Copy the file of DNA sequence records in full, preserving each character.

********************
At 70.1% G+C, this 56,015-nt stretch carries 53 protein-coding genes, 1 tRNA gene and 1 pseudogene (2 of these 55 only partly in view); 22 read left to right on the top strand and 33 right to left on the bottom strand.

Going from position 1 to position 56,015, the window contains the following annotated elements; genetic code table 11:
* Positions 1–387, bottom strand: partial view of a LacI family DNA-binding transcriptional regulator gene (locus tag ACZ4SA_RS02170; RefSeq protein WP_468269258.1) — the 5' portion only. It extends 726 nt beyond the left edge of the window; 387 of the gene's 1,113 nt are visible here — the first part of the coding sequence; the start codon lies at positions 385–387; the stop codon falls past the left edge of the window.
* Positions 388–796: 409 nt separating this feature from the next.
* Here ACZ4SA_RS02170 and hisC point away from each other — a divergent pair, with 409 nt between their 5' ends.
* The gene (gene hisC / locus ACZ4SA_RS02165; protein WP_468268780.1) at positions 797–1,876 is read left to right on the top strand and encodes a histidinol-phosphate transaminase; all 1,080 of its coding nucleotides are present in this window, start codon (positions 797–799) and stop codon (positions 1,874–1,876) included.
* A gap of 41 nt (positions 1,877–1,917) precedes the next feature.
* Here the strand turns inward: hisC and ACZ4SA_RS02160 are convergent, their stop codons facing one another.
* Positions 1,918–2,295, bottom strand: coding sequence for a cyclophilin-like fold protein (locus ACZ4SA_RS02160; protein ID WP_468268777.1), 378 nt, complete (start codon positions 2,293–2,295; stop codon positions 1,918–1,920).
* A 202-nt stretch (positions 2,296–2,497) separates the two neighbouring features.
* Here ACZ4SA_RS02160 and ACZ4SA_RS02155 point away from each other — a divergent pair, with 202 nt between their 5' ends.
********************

At 70.1% G+C, this 56,015-nt stretch carries 53 protein-coding genes, 1 tRNA gene and 1 pseudogene (2 of these 55 only partly in view); 22 read left to right on the top strand and 33 right to left on the bottom strand.

Going from position 1 to position 56,015, the window contains the following annotated elements; genetic code table 11:
* Positions 1–387, bottom strand: partial view of a LacI family DNA-binding transcriptional regulator gene (locus tag ACZ4SA_RS02170; RefSeq protein WP_468269258.1) — the 5' portion only. It extends 726 nt beyond the left edge of the window; 387 of the gene's 1,113 nt are visible here — the first part of the coding sequence; the start codon lies at positions 385–387; the stop codon falls past the left edge of the window.
* Positions 388–796: 409 nt separating this feature from the next.
* Here ACZ4SA_RS02170 and hisC point away from each other — a divergent pair, with 409 nt between their 5' ends.
* The gene (gene hisC / locus ACZ4SA_RS02165; protein WP_468268780.1) at positions 797–1,876 is read left to right on the top strand and encodes a histidinol-phosphate transaminase; all 1,080 of its coding nucleotides are present in this window, start codon (positions 797–799) and stop codon (positions 1,874–1,876) included.
* A gap of 41 nt (positions 1,877–1,917) precedes the next feature.
* Here the strand turns inward: hisC and ACZ4SA_RS02160 are convergent, their stop codons facing one another.
* Positions 1,918–2,295, bottom strand: coding sequence for a cyclophilin-like fold protein (locus ACZ4SA_RS02160; protein ID WP_468268777.1), 378 nt, complete (start codon positions 2,293–2,295; stop codon positions 1,918–1,920).
* A 202-nt stretch (positions 2,296–2,497) separates the two neighbouring features.
* Here ACZ4SA_RS02160 and ACZ4SA_RS02155 point away from each other — a divergent pair, with 202 nt between their 5' ends.